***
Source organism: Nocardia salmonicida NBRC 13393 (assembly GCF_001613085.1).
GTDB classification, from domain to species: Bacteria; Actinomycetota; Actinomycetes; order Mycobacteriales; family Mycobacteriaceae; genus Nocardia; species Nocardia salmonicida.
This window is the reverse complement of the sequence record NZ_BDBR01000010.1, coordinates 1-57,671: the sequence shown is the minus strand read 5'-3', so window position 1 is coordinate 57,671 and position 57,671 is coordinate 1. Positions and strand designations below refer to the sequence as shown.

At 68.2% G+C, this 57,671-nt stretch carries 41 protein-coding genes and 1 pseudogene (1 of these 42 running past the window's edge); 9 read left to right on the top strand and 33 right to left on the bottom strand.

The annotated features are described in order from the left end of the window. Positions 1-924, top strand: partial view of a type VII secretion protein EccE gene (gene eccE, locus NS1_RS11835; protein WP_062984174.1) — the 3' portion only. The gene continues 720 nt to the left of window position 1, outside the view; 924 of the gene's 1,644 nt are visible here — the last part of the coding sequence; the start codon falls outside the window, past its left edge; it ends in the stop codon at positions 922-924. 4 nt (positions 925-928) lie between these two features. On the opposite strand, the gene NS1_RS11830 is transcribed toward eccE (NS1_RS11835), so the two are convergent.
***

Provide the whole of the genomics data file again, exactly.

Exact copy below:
Source organism: Nocardia salmonicida NBRC 13393 (assembly GCF_001613085.1).
GTDB classification, from domain to species: Bacteria; Actinomycetota; Actinomycetes; order Mycobacteriales; family Mycobacteriaceae; genus Nocardia; species Nocardia salmonicida.
This window is the reverse complement of the sequence record NZ_BDBR01000010.1, coordinates 1-57,671: the sequence shown is the minus strand read 5'-3', so window position 1 is coordinate 57,671 and position 57,671 is coordinate 1. Positions and strand designations below refer to the sequence as shown.

At 68.2% G+C, this 57,671-nt stretch carries 41 protein-coding genes and 1 pseudogene (1 of these 42 running past the window's edge); 9 read left to right on the top strand and 33 right to left on the bottom strand.

The annotated features are described in order from the left end of the window. Positions 1-924, top strand: partial view of a type VII secretion protein EccE gene (gene eccE, locus NS1_RS11835; protein WP_062984174.1) — the 3' portion only. The gene continues 720 nt to the left of window position 1, outside the view; 924 of the gene's 1,644 nt are visible here — the last part of the coding sequence; the start codon falls outside the window, past its left edge; it ends in the stop codon at positions 922-924. 4 nt (positions 925-928) lie between these two features. On the opposite strand, the gene NS1_RS11830 is transcribed toward eccE (NS1_RS11835), so the two are convergent.